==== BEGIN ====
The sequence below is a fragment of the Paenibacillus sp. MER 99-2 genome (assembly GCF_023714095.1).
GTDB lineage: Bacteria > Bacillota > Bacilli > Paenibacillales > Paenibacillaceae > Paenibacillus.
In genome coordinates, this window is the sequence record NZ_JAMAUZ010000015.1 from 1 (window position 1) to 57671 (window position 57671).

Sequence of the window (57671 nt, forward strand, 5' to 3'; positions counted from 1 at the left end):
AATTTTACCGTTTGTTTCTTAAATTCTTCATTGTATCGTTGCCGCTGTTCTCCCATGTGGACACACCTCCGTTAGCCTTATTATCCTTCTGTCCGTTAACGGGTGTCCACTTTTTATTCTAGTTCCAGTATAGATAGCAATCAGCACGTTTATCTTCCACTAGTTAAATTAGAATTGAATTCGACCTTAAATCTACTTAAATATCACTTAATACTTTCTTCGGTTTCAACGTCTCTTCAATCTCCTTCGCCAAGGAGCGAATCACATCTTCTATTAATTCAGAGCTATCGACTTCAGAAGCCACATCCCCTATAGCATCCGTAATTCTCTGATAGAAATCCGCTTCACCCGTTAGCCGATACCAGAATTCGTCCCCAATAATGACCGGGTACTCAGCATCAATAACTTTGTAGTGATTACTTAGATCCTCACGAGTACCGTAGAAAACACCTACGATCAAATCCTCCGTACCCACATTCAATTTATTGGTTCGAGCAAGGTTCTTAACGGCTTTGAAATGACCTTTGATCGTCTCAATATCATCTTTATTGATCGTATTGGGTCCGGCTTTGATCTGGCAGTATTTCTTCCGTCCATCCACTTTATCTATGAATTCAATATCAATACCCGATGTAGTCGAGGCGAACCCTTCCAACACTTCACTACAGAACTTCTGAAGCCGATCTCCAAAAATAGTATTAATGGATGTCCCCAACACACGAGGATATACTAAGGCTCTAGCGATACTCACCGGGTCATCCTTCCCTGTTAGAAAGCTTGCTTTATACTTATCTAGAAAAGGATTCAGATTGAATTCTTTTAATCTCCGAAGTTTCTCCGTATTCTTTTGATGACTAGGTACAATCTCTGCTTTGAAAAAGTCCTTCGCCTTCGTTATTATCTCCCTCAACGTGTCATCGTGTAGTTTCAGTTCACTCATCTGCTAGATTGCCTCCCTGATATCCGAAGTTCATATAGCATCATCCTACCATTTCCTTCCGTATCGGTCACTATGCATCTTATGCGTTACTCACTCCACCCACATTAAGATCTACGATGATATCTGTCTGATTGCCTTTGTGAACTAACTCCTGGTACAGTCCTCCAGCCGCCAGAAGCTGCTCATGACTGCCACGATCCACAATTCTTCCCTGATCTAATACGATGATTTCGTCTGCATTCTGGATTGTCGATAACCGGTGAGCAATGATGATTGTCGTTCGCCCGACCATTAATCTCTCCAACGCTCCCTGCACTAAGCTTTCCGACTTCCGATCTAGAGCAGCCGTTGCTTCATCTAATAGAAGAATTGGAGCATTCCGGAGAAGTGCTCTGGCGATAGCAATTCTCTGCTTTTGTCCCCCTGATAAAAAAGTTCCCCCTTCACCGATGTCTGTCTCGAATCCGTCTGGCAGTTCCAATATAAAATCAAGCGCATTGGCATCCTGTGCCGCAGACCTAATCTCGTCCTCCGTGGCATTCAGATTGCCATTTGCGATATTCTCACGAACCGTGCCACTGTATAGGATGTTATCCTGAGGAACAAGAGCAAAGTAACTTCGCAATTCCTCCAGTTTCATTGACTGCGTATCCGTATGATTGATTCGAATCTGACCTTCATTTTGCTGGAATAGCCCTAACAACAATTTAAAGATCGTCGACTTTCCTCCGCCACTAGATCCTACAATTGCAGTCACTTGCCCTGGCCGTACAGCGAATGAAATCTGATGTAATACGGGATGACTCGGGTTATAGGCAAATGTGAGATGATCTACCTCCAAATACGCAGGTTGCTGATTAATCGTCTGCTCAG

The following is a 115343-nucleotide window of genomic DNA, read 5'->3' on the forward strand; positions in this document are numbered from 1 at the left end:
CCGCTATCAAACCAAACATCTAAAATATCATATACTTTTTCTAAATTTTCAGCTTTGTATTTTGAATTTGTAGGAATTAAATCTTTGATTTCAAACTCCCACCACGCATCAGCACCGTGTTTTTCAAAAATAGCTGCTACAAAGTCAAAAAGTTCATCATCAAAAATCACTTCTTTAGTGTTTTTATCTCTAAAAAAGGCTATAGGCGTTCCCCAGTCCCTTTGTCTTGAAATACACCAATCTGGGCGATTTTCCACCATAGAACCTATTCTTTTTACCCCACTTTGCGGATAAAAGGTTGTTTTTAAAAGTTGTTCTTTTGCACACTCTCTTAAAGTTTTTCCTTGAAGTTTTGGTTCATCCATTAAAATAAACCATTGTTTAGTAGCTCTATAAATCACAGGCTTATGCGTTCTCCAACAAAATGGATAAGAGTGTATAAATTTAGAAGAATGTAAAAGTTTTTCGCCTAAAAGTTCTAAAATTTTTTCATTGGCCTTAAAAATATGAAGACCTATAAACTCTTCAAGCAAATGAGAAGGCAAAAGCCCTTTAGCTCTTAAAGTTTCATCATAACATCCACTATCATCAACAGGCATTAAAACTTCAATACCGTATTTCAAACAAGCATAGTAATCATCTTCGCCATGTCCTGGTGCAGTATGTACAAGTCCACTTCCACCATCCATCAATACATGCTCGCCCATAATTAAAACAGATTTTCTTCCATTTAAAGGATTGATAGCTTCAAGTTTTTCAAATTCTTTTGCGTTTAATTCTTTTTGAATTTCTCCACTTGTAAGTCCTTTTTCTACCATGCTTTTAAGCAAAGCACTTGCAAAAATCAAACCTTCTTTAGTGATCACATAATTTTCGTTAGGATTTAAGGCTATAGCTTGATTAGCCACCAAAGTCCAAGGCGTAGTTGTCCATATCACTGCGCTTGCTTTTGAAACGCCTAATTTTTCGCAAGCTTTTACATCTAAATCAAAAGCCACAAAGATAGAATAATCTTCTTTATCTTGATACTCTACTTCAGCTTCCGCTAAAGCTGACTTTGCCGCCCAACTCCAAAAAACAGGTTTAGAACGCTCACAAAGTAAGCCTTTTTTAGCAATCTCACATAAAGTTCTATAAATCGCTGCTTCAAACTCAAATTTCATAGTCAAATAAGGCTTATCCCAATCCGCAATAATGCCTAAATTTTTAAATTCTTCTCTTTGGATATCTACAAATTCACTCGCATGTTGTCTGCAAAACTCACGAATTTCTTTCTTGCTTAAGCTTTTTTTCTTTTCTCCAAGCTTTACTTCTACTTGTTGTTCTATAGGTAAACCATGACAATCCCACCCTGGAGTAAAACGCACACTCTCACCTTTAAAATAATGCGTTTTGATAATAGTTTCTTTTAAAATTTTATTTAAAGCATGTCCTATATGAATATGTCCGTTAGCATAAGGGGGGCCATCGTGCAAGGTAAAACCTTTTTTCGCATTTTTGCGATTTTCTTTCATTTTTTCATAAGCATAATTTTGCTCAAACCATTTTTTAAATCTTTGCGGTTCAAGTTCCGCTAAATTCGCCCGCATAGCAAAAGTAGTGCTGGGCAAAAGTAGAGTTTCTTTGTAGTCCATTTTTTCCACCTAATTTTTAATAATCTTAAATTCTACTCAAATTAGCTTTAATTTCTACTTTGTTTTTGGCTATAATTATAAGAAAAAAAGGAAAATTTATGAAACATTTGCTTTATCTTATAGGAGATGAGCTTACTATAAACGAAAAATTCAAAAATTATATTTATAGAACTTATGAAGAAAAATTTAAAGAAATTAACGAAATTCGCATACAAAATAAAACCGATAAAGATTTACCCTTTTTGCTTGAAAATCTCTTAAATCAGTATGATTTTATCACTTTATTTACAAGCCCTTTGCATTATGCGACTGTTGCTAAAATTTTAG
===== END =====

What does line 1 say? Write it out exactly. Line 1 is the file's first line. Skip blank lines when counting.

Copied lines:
The sequence below is a fragment of the Paenibacillus sp. MER 99-2 genome (assembly GCF_023714095.1).